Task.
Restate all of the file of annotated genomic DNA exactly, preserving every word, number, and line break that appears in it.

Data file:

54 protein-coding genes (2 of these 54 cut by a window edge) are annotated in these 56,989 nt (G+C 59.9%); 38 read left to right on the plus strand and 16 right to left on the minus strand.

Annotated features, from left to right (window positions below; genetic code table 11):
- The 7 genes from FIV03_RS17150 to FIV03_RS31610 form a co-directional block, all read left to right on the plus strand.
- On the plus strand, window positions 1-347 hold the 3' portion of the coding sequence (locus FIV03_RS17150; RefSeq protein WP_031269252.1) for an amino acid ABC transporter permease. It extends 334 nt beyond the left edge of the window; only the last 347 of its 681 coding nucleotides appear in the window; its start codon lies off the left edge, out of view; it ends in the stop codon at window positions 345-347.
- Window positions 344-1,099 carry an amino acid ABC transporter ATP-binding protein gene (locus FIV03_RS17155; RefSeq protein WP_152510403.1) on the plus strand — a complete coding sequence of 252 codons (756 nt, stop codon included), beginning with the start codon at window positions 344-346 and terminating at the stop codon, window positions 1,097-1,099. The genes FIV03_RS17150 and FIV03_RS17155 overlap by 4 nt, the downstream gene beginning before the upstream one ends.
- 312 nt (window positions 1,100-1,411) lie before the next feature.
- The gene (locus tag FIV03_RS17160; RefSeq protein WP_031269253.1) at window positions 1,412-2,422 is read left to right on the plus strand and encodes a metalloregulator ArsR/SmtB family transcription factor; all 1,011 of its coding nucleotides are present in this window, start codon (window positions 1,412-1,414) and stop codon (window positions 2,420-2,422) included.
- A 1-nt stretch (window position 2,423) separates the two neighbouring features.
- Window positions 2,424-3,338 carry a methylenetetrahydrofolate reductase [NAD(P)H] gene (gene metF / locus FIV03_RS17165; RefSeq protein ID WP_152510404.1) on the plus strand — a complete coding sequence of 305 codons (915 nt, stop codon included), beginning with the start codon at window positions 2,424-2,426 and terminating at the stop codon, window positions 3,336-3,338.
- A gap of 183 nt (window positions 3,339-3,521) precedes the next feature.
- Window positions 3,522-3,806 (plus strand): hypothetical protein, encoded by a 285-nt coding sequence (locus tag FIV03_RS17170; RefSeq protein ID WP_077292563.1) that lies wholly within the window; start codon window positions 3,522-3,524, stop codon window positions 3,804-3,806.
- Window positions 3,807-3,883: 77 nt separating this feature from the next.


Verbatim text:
54 protein-coding genes (2 of these 54 cut by a window edge) are annotated in these 56,989 nt (G+C 59.9%); 38 read left to right on the plus strand and 16 right to left on the minus strand.

Annotated features, from left to right (window positions below; genetic code table 11):
- The 7 genes from FIV03_RS17150 to FIV03_RS31610 form a co-directional block, all read left to right on the plus strand.
- On the plus strand, window positions 1-347 hold the 3' portion of the coding sequence (locus FIV03_RS17150; RefSeq protein WP_031269252.1) for an amino acid ABC transporter permease. It extends 334 nt beyond the left edge of the window; only the last 347 of its 681 coding nucleotides appear in the window; its start codon lies off the left edge, out of view; it ends in the stop codon at window positions 345-347.
- Window positions 344-1,099 carry an amino acid ABC transporter ATP-binding protein gene (locus FIV03_RS17155; RefSeq protein WP_152510403.1) on the plus strand — a complete coding sequence of 252 codons (756 nt, stop codon included), beginning with the start codon at window positions 344-346 and terminating at the stop codon, window positions 1,097-1,099. The genes FIV03_RS17150 and FIV03_RS17155 overlap by 4 nt, the downstream gene beginning before the upstream one ends.
- 312 nt (window positions 1,100-1,411) lie before the next feature.
- The gene (locus tag FIV03_RS17160; RefSeq protein WP_031269253.1) at window positions 1,412-2,422 is read left to right on the plus strand and encodes a metalloregulator ArsR/SmtB family transcription factor; all 1,011 of its coding nucleotides are present in this window, start codon (window positions 1,412-1,414) and stop codon (window positions 2,420-2,422) included.
- A 1-nt stretch (window position 2,423) separates the two neighbouring features.
- Window positions 2,424-3,338 carry a methylenetetrahydrofolate reductase [NAD(P)H] gene (gene metF / locus FIV03_RS17165; RefSeq protein ID WP_152510404.1) on the plus strand — a complete coding sequence of 305 codons (915 nt, stop codon included), beginning with the start codon at window positions 2,424-2,426 and terminating at the stop codon, window positions 3,336-3,338.
- A gap of 183 nt (window positions 3,339-3,521) precedes the next feature.
- Window positions 3,522-3,806 (plus strand): hypothetical protein, encoded by a 285-nt coding sequence (locus tag FIV03_RS17170; RefSeq protein ID WP_077292563.1) that lies wholly within the window; start codon window positions 3,522-3,524, stop codon window positions 3,804-3,806.
- Window positions 3,807-3,883: 77 nt separating this feature from the next.